Outbreak: The Zombie Apocalypse
Author(s): Craig Jones
Publisher: e-Volvo books
Publication Date: 2012
A Zombie epidemic suddenly sweeps across Great Britain, causing the victims to seek out the living and feed on their flesh. In a small, remote village in South Wales, two privileged brothers are forced into action as others seek their refuge from the undead.
Told from a first person perspective of our main protagonist Matt, the story is set over three sections and two periods: The initial outbreak and the aftermath, with each section being distinct from the others allowing the author to utilise a range of methods to great effect, with my personal favourite being the initial aftermath which is a lot more intimate and emotional, really adding an element of gravitas to the story, as it allows the reader to once again connect with the characters and really become invested in them.
However I can’t help but feel that the commercial package as whole would have been stronger had the final section been omitted as although it provides, arguably the most exciting and tense scenario it also feels a little uneven compared to the rest of the book and slightly out-of-place even with the justification of evolution (read the book and you will understand what I mean), and it appears to have been bolted on.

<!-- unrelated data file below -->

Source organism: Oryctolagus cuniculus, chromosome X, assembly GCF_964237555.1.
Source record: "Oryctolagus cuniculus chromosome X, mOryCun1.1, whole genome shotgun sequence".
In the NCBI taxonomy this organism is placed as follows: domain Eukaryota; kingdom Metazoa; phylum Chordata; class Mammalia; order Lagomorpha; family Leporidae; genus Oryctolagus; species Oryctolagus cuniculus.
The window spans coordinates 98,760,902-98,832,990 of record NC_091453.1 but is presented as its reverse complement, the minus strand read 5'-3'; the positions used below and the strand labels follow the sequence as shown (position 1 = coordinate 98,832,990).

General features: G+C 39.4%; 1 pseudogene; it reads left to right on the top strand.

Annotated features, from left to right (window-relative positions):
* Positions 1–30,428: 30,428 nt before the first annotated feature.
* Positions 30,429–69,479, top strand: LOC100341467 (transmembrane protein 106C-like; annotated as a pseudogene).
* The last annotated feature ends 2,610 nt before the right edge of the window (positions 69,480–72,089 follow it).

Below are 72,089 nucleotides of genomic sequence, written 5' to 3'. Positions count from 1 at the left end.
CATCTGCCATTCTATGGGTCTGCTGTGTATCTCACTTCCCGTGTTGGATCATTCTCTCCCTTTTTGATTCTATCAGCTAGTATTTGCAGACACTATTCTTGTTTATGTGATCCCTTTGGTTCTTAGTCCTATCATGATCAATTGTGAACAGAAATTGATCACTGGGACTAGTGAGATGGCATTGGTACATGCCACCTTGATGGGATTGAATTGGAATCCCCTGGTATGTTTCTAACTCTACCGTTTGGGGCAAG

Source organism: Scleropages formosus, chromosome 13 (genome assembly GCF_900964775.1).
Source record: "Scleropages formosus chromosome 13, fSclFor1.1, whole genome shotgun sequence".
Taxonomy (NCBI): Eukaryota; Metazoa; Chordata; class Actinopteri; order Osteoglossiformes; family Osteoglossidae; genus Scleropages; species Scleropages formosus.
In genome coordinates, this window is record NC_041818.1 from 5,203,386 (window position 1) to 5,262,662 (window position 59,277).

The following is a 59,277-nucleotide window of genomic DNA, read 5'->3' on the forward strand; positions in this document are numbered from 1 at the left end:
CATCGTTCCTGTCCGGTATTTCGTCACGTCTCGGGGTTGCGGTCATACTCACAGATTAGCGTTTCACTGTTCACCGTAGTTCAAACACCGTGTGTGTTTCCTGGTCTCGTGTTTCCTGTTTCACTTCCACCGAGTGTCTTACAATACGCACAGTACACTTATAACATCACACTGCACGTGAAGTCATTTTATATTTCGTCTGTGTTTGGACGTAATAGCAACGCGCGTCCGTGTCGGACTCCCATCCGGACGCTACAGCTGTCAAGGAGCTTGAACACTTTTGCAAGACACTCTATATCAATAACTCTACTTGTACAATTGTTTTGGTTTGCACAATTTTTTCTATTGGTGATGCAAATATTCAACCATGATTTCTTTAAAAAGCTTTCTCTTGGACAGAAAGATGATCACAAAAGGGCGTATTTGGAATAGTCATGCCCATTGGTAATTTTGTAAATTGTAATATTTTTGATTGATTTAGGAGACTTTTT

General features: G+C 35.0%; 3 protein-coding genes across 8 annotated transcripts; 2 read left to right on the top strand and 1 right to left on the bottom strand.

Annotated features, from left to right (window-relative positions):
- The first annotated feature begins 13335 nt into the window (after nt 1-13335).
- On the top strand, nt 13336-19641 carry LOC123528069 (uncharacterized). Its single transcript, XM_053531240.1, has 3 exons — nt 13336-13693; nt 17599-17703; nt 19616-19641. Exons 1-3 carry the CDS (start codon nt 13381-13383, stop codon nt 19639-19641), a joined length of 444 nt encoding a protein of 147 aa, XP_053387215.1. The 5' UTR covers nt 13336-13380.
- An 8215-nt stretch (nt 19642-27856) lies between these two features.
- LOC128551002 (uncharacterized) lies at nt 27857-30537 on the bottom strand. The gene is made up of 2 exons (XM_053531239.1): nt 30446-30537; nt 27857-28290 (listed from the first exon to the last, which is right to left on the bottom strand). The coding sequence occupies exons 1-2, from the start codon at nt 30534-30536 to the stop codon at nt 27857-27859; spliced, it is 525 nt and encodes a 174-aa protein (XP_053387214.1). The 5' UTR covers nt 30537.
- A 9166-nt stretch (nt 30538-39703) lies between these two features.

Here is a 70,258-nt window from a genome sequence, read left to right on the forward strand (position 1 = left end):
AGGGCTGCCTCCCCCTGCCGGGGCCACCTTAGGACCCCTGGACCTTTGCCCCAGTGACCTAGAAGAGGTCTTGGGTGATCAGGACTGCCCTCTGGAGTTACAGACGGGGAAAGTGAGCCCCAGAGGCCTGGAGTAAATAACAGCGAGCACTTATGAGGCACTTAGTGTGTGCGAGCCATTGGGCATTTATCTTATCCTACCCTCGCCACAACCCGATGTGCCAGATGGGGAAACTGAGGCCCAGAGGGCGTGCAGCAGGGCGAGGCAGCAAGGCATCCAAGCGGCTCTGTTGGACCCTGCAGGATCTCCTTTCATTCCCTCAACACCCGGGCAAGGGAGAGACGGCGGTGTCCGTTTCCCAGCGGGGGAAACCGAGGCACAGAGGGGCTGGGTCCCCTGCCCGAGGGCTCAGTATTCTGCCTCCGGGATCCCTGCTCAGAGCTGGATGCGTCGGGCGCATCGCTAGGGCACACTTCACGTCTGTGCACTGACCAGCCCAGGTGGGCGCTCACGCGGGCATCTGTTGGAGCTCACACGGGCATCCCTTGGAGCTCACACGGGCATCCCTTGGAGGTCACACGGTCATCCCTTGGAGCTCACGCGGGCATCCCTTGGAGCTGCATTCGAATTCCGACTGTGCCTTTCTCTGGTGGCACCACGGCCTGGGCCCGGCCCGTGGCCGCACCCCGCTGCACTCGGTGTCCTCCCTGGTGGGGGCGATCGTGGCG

Utilising a descriptive approach, the story is well paced and engaging, and will grab you but not for the action but rather due to the key character relationships, and it would be interesting to note if the decision to focus on this was in any way influenced by the success of The Walking Dead where it seeks to differentiate itself through drama and the use of emotion. That is not to say that the action is in any way lacking, quite the opposite – due to it not being the focus of the book when it does break out it has more impact and due to the descriptive style of writing employed the reader is able to clearly visualise both the general atmosphere and detailed actions relayed by the author.